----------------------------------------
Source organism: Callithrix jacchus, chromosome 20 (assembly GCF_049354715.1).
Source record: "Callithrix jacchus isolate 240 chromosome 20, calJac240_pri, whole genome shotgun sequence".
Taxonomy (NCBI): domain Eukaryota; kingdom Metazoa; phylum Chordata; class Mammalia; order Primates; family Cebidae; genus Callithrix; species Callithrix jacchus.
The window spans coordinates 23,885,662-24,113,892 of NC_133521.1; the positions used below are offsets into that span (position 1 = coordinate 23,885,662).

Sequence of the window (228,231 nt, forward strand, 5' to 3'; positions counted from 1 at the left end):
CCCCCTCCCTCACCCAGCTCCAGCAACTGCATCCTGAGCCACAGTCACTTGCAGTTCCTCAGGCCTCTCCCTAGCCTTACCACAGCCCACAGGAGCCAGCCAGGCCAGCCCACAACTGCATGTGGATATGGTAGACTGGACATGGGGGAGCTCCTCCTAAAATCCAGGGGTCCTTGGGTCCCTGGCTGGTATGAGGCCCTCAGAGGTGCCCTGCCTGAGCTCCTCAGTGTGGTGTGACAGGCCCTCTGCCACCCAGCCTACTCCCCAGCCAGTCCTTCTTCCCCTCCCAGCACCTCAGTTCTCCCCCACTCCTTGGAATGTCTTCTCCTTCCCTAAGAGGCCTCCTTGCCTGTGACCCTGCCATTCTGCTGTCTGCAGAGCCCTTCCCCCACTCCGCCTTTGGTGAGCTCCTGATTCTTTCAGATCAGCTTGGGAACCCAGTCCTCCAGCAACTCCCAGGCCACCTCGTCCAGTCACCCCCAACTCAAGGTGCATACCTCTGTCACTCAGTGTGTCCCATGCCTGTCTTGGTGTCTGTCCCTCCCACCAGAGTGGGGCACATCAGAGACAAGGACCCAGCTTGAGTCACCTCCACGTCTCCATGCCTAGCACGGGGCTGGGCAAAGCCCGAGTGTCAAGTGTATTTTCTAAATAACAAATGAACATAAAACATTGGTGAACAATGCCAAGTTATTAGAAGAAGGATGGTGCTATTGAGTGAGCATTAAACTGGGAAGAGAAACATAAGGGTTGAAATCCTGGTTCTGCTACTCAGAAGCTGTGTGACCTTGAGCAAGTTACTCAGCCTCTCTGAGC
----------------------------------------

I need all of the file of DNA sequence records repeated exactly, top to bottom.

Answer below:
Source organism: Callithrix jacchus, chromosome 20 (assembly GCF_049354715.1).
Source record: "Callithrix jacchus isolate 240 chromosome 20, calJac240_pri, whole genome shotgun sequence".
Taxonomy (NCBI): domain Eukaryota; kingdom Metazoa; phylum Chordata; class Mammalia; order Primates; family Cebidae; genus Callithrix; species Callithrix jacchus.
The window spans coordinates 23,885,662-24,113,892 of NC_133521.1; the positions used below are offsets into that span (position 1 = coordinate 23,885,662).

Sequence of the window (228,231 nt, forward strand, 5' to 3'; positions counted from 1 at the left end):
CCCCCTCCCTCACCCAGCTCCAGCAACTGCATCCTGAGCCACAGTCACTTGCAGTTCCTCAGGCCTCTCCCTAGCCTTACCACAGCCCACAGGAGCCAGCCAGGCCAGCCCACAACTGCATGTGGATATGGTAGACTGGACATGGGGGAGCTCCTCCTAAAATCCAGGGGTCCTTGGGTCCCTGGCTGGTATGAGGCCCTCAGAGGTGCCCTGCCTGAGCTCCTCAGTGTGGTGTGACAGGCCCTCTGCCACCCAGCCTACTCCCCAGCCAGTCCTTCTTCCCCTCCCAGCACCTCAGTTCTCCCCCACTCCTTGGAATGTCTTCTCCTTCCCTAAGAGGCCTCCTTGCCTGTGACCCTGCCATTCTGCTGTCTGCAGAGCCCTTCCCCCACTCCGCCTTTGGTGAGCTCCTGATTCTTTCAGATCAGCTTGGGAACCCAGTCCTCCAGCAACTCCCAGGCCACCTCGTCCAGTCACCCCCAACTCAAGGTGCATACCTCTGTCACTCAGTGTGTCCCATGCCTGTCTTGGTGTCTGTCCCTCCCACCAGAGTGGGGCACATCAGAGACAAGGACCCAGCTTGAGTCACCTCCACGTCTCCATGCCTAGCACGGGGCTGGGCAAAGCCCGAGTGTCAAGTGTATTTTCTAAATAACAAATGAACATAAAACATTGGTGAACAATGCCAAGTTATTAGAAGAAGGATGGTGCTATTGAGTGAGCATTAAACTGGGAAGAGAAACATAAGGGTTGAAATCCTGGTTCTGCTACTCAGAAGCTGTGTGACCTTGAGCAAGTTACTCAGCCTCTCTGAGC